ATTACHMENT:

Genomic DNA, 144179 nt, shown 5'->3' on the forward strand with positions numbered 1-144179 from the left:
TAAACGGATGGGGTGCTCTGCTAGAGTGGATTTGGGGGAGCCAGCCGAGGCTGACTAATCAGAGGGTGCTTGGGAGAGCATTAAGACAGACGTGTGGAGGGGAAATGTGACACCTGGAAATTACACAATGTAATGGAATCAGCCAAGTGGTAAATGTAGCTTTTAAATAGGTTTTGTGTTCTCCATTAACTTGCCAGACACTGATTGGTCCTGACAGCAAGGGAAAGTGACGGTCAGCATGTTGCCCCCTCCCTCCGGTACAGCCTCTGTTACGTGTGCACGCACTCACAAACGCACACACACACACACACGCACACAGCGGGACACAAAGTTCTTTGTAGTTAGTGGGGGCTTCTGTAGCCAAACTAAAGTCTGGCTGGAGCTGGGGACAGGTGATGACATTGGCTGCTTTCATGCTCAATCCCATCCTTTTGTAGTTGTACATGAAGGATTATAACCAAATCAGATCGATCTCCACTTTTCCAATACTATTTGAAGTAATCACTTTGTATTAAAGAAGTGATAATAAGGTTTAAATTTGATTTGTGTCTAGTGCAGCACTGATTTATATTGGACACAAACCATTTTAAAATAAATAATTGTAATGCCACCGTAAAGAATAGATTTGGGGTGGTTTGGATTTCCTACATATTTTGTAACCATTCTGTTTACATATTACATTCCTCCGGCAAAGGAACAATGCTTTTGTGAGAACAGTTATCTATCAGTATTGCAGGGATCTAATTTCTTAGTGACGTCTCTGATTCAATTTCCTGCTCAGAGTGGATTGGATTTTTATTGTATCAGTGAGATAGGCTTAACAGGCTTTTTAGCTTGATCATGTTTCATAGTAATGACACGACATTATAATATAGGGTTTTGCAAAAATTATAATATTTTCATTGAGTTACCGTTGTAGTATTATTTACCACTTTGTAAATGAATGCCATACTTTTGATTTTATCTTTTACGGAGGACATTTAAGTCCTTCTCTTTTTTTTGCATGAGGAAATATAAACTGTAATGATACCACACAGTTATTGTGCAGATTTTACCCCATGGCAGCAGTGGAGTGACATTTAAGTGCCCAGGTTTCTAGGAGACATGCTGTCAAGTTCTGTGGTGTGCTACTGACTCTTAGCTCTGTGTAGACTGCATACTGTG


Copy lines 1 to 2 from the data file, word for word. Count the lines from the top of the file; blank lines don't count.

Genomic DNA, 144179 nt, shown 5'->3' on the forward strand with positions numbered 1-144179 from the left:
TAAACGGATGGGGTGCTCTGCTAGAGTGGATTTGGGGGAGCCAGCCGAGGCTGACTAATCAGAGGGTGCTTGGGAGAGCATTAAGACAGACGTGTGGAGGGGAAATGTGACACCTGGAAATTACACAATGTAATGGAATCAGCCAAGTGGTAAATGTAGCTTTTAAATAGGTTTTGTGTTCTCCATTAACTTGCCAGACACTGATTGGTCCTGACAGCAAGGGAAAGTGACGGTCAGCATGTTGCCCCCTCCCTCCGGTACAGCCTCTGTTACGTGTGCACGCACTCACAAACGCACACACACACACACACGCACACAGCGGGACACAAAGTTCTTTGTAGTTAGTGGGGGCTTCTGTAGCCAAACTAAAGTCTGGCTGGAGCTGGGGACAGGTGATGACATTGGCTGCTTTCATGCTCAATCCCATCCTTTTGTAGTTGTACATGAAGGATTATAACCAAATCAGATCGATCTCCACTTTTCCAATACTATTTGAAGTAATCACTTTGTATTAAAGAAGTGATAATAAGGTTTAAATTTGATTTGTGTCTAGTGCAGCACTGATTTATATTGGACACAAACCATTTTAAAATAAATAATTGTAATGCCACCGTAAAGAATAGATTTGGGGTGGTTTGGATTTCCTACATATTTTGTAACCATTCTGTTTACATATTACATTCCTCCGGCAAAGGAACAATGCTTTTGTGAGAACAGTTATCTATCAGTATTGCAGGGATCTAATTTCTTAGTGACGTCTCTGATTCAATTTCCTGCTCAGAGTGGATTGGATTTTTATTGTATCAGTGAGATAGGCTTAACAGGCTTTTTAGCTTGATCATGTTTCATAGTAATGACACGACATTATAATATAGGGTTTTGCAAAAATTATAATATTTTCATTGAGTTACCGTTGTAGTATTATTTACCACTTTGTAAATGAATGCCATACTTTTGATTTTATCTTTTACGGAGGACATTTAAGTCCTTCTCTTTTTTTTGCATGAGGAAATATAAACTGTAATGATACCACACAGTTATTGTGCAGATTTTACCCCATGGCAGCAGTGGAGTGACATTTAAGTGCCCAGGTTTCTAGGAGACATGCTGTCAAGTTCTGTGGTGTGCTACTGACTCTTAGCTCTGTGTAGACTGCATACTGTG